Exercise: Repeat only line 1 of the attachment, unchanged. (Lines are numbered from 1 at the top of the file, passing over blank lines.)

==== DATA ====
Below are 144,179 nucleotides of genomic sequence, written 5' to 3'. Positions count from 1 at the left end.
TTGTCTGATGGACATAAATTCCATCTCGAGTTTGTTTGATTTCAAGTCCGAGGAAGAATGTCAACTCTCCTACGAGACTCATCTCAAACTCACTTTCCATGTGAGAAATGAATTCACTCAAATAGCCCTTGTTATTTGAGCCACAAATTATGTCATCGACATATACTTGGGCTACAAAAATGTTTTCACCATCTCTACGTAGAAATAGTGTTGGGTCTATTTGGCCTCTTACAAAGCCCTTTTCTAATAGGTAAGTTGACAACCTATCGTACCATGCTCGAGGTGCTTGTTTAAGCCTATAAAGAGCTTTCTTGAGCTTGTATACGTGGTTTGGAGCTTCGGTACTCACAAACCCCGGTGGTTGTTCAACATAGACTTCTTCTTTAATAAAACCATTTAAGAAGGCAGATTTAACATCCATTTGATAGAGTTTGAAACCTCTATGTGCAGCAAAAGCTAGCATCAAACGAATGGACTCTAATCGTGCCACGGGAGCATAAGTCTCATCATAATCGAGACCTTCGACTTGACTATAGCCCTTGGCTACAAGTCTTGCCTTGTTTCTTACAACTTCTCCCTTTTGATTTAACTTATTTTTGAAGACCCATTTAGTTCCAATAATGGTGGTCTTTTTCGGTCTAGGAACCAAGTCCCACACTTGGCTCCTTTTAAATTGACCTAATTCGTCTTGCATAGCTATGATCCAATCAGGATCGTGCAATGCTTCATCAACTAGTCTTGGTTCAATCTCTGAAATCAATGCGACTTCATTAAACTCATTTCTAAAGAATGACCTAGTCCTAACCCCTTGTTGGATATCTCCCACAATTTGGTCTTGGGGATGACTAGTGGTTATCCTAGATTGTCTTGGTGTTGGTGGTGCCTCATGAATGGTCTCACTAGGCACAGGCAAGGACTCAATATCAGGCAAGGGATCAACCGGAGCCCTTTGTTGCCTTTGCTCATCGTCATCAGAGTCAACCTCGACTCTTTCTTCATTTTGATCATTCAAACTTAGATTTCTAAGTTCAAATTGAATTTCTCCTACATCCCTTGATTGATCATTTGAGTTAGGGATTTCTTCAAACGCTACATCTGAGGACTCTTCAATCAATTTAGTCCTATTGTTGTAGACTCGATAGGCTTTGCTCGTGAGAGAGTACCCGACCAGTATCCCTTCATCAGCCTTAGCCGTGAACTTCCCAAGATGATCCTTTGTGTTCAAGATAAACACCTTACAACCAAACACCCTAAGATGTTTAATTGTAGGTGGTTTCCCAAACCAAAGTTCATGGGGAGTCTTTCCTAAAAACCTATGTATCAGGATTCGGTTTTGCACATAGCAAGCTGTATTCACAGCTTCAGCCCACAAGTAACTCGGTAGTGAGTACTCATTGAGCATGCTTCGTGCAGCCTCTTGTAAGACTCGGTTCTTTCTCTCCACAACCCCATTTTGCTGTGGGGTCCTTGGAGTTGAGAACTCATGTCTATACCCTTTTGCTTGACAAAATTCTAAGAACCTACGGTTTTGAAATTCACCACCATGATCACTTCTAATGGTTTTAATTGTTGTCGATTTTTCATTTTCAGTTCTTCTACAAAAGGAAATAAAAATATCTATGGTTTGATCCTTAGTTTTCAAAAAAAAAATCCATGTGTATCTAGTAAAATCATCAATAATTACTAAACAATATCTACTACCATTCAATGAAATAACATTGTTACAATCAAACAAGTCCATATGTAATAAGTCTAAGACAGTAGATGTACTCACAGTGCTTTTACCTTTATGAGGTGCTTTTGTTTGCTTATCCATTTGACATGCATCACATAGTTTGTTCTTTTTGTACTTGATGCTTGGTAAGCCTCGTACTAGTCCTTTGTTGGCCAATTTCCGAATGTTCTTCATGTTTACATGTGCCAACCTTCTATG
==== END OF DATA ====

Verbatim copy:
Below are 144,179 nucleotides of genomic sequence, written 5' to 3'. Positions count from 1 at the left end.